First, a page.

CAPE ELIZABETH — In anticipation of a large number of write-in ballots for a seat on the School Board, Town Clerk Debra Lane said she may not have the results of the municipal election on Nov. 2.

“My sense is that there are going to be a tremendous amount of write-ins,” she told the Town Council on Oct. 13.

There are two seats available on  the School Board, but only one resident returned nomination papers and will be on the ballot. Since then, several residents have launched write-in campaigns and Lane said each ballot with a write-in vote will have to be counted by hand.

“I’m not sure it’s reasonable to ask staff to stay until one, two, three in the morning to count ballots,” she said. “I’ll know better during that day how things are looking.”

She said it is going to be a long day for volunteers, “and some folks just don’t function well after midnight.”

Lane said she will announce on Election Day if the municipal results will be counted that night or in the morning, and encouraged residents to look to the town website for results instead of calling Town Hall.

Councilors did not question Lane’s announcement. Chairwoman Anne Swift-Kayatta said she expects a heavy turnout this election because of the gubernatorial race and understands the counting process could take a lot of time.

“Because the ballots for the write-in campaign need to be hand-counted carefully and specifically, it may take a while,” Swift-Kayatta said. “I am confident that the town clerk, the assistant town clerk, the election wardens and volunteers will do a good job and be precise. I am confident that the results will be posted as soon as they can. We must remember these people will have been there since 6 a.m. and it is up to the clerk to decide how late she keeps them.”

Swift-Kayatta said the council is confident that Lane and her volunteers will have the results as soon as reasonably possible.

There are 7,650 registered voters in Cape Elizabeth.

In South Portland, City Clerk Susan Mooney said she will have all ballots counted on the night of Nov. 2.

“We always finish that night, although we were here until 1 a.m. one time,” she said.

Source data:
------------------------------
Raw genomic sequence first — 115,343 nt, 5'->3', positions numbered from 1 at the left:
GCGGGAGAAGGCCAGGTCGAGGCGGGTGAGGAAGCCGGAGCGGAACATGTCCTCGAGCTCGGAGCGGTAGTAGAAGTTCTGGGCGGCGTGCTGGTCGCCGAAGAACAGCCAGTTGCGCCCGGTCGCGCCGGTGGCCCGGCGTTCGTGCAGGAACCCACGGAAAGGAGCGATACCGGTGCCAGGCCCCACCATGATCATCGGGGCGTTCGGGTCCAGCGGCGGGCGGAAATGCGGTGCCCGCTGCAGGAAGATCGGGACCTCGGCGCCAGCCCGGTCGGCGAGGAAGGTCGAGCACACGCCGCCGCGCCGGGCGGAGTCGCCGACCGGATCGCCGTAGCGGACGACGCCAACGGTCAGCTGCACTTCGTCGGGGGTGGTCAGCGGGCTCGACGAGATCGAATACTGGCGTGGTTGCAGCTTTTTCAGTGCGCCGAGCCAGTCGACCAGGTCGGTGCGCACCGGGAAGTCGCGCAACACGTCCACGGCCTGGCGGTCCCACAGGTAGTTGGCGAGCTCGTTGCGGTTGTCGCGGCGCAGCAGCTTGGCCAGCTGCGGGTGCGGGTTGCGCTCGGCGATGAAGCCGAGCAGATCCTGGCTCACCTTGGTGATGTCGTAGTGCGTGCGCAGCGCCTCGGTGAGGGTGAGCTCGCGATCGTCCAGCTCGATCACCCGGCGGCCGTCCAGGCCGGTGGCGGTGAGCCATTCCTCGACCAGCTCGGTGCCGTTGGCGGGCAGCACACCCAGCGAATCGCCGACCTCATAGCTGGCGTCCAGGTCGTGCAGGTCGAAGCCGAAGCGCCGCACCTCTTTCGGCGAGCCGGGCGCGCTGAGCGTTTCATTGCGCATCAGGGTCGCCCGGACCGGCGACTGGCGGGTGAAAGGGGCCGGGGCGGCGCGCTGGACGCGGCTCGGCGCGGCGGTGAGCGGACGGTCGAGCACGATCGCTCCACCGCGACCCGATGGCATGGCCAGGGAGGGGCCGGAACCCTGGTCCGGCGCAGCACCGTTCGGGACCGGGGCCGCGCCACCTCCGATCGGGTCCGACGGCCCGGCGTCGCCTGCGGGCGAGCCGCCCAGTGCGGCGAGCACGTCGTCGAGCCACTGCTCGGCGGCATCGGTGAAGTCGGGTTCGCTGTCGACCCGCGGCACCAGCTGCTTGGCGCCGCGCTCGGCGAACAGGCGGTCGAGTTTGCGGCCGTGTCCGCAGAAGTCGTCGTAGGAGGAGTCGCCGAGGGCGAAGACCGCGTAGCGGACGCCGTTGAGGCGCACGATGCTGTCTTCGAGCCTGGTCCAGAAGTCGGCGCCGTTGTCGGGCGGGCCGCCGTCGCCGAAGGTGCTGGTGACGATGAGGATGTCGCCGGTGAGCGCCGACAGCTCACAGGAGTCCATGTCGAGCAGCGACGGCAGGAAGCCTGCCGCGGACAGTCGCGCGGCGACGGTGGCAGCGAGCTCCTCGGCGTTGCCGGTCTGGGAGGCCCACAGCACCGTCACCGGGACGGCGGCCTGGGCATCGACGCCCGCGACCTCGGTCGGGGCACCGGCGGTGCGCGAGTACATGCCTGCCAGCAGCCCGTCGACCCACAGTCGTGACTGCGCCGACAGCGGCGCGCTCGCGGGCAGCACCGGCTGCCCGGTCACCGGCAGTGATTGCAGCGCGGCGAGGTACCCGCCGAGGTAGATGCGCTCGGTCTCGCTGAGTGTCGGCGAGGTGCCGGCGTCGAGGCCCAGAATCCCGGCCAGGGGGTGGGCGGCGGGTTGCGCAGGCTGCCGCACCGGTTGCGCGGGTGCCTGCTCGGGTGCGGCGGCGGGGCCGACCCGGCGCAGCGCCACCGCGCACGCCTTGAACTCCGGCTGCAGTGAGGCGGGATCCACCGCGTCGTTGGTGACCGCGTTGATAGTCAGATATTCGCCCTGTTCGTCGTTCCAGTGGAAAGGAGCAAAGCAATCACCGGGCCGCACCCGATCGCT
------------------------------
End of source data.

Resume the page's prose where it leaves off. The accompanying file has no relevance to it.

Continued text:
Mooney said of the nearly 18,000 registered voters in South Portland, she expects about 12,000 voters on Nov. 2 because of the gubernatorial election.

She said she schedules volunteers according to the type of election: off-season, gubernatorial or presidential. There will be about 45 people working at the polls Nov. 2 and 15 to 20 volunteers at City Hall to count absentee ballots.

Although South Portland also has a formal write-in candidate for its School Board, Mooney expects only a few hundred write-in ballots will be cast.

Freeport Town Clerk Bev Curry said although it is hard to do the most important counting at the end of the night when people are tired, she has always finished and tallied the results that night. During a recent election, Curry said she and volunteers had to hand-count about 1,500 ballots for the Regional School Unit 5 board election.

“We just did it,” she said. “It was a long night, but we did it.”

Deputy Secretary of State Julie Flynn said municipalities have three days to report municipal election results to the state.

Tabulations for statewide offices and ballot questions must be reported on Election Night, but municipal results can be delayed, Flynn said. 

To view the 2010 election frequently asked questions and watch Lane’s report to the Town Council, visit

Amy Anderson can be reached at 781-3661 ext. 110 or [email protected]

filed under: